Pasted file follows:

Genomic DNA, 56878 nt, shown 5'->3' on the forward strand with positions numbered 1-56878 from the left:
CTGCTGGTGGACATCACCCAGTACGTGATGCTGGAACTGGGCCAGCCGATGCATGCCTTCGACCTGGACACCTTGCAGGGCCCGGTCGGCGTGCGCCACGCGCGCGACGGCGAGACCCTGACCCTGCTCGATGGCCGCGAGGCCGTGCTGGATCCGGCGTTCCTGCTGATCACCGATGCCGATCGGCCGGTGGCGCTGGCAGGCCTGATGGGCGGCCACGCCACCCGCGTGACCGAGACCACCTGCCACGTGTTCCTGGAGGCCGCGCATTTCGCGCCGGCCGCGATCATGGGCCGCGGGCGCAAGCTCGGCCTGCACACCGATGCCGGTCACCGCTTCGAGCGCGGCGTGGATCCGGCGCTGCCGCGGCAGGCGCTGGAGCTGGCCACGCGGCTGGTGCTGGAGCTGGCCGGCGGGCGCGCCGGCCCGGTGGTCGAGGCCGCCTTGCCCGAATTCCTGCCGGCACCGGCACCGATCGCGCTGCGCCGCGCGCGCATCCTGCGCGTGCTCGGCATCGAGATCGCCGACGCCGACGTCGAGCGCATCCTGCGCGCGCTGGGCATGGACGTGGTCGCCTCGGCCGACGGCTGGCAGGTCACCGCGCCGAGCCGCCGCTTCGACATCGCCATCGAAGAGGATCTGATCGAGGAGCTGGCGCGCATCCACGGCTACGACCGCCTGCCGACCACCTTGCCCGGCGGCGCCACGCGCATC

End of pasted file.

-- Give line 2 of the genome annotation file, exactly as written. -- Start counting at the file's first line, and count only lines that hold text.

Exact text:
CTGCTGGTGGACATCACCCAGTACGTGATGCTGGAACTGGGCCAGCCGATGCATGCCTTCGACCTGGACACCTTGCAGGGCCCGGTCGGCGTGCGCCACGCGCGCGACGGCGAGACCCTGACCCTGCTCGATGGCCGCGAGGCCGTGCTGGATCCGGCGTTCCTGCTGATCACCGATGCCGATCGGCCGGTGGCGCTGGCAGGCCTGATGGGCGGCCACGCCACCCGCGTGACCGAGACCACCTGCCACGTGTTCCTGGAGGCCGCGCATTTCGCGCCGGCCGCGATCATGGGCCGCGGGCGCAAGCTCGGCCTGCACACCGATGCCGGTCACCGCTTCGAGCGCGGCGTGGATCCGGCGCTGCCGCGGCAGGCGCTGGAGCTGGCCACGCGGCTGGTGCTGGAGCTGGCCGGCGGGCGCGCCGGCCCGGTGGTCGAGGCCGCCTTGCCCGAATTCCTGCCGGCACCGGCACCGATCGCGCTGCGCCGCGCGCGCATCCTGCGCGTGCTCGGCATCGAGATCGCCGACGCCGACGTCGAGCGCATCCTGCGCGCGCTGGGCATGGACGTGGTCGCCTCGGCCGACGGCTGGCAGGTCACCGCGCCGAGCCGCCGCTTCGACATCGCCATCGAAGAGGATCTGATCGAGGAGCTGGCGCGCATCCACGGCTACGACCGCCTGCCGACCACCTTGCCCGGCGGCGCCACGCGCATC